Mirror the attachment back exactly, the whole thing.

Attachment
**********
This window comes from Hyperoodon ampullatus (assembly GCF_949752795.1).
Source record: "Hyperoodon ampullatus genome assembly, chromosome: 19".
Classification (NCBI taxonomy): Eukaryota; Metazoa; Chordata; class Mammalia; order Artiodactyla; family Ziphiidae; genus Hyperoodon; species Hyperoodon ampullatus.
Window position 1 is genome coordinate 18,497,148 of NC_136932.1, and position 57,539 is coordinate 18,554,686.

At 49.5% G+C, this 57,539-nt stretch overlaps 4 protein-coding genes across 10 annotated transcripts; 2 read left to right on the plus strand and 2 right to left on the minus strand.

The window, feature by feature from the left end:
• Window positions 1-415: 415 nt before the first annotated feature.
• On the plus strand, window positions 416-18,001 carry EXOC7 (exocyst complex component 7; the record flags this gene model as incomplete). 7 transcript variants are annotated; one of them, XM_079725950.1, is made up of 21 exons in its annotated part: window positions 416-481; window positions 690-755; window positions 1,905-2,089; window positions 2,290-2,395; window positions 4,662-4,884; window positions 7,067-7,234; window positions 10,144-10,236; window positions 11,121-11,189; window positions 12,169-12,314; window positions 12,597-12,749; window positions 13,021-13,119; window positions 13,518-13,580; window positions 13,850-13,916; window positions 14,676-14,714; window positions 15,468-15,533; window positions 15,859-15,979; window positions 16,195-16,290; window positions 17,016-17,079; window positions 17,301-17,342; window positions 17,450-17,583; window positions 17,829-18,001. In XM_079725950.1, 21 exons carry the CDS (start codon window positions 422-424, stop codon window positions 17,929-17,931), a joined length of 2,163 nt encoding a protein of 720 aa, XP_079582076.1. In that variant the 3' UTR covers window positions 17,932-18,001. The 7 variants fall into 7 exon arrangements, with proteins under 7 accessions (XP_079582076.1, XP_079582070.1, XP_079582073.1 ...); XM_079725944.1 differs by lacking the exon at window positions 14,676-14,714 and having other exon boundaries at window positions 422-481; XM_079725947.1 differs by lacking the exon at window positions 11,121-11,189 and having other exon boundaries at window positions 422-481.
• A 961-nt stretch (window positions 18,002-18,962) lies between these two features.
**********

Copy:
This window comes from Hyperoodon ampullatus (assembly GCF_949752795.1).
Source record: "Hyperoodon ampullatus genome assembly, chromosome: 19".
Classification (NCBI taxonomy): Eukaryota; Metazoa; Chordata; class Mammalia; order Artiodactyla; family Ziphiidae; genus Hyperoodon; species Hyperoodon ampullatus.
Window position 1 is genome coordinate 18,497,148 of NC_136932.1, and position 57,539 is coordinate 18,554,686.

At 49.5% G+C, this 57,539-nt stretch overlaps 4 protein-coding genes across 10 annotated transcripts; 2 read left to right on the plus strand and 2 right to left on the minus strand.

The window, feature by feature from the left end:
• Window positions 1-415: 415 nt before the first annotated feature.
• On the plus strand, window positions 416-18,001 carry EXOC7 (exocyst complex component 7; the record flags this gene model as incomplete). 7 transcript variants are annotated; one of them, XM_079725950.1, is made up of 21 exons in its annotated part: window positions 416-481; window positions 690-755; window positions 1,905-2,089; window positions 2,290-2,395; window positions 4,662-4,884; window positions 7,067-7,234; window positions 10,144-10,236; window positions 11,121-11,189; window positions 12,169-12,314; window positions 12,597-12,749; window positions 13,021-13,119; window positions 13,518-13,580; window positions 13,850-13,916; window positions 14,676-14,714; window positions 15,468-15,533; window positions 15,859-15,979; window positions 16,195-16,290; window positions 17,016-17,079; window positions 17,301-17,342; window positions 17,450-17,583; window positions 17,829-18,001. In XM_079725950.1, 21 exons carry the CDS (start codon window positions 422-424, stop codon window positions 17,929-17,931), a joined length of 2,163 nt encoding a protein of 720 aa, XP_079582076.1. In that variant the 3' UTR covers window positions 17,932-18,001. The 7 variants fall into 7 exon arrangements, with proteins under 7 accessions (XP_079582076.1, XP_079582070.1, XP_079582073.1 ...); XM_079725944.1 differs by lacking the exon at window positions 14,676-14,714 and having other exon boundaries at window positions 422-481; XM_079725947.1 differs by lacking the exon at window positions 11,121-11,189 and having other exon boundaries at window positions 422-481.
• A 961-nt stretch (window positions 18,002-18,962) lies between these two features.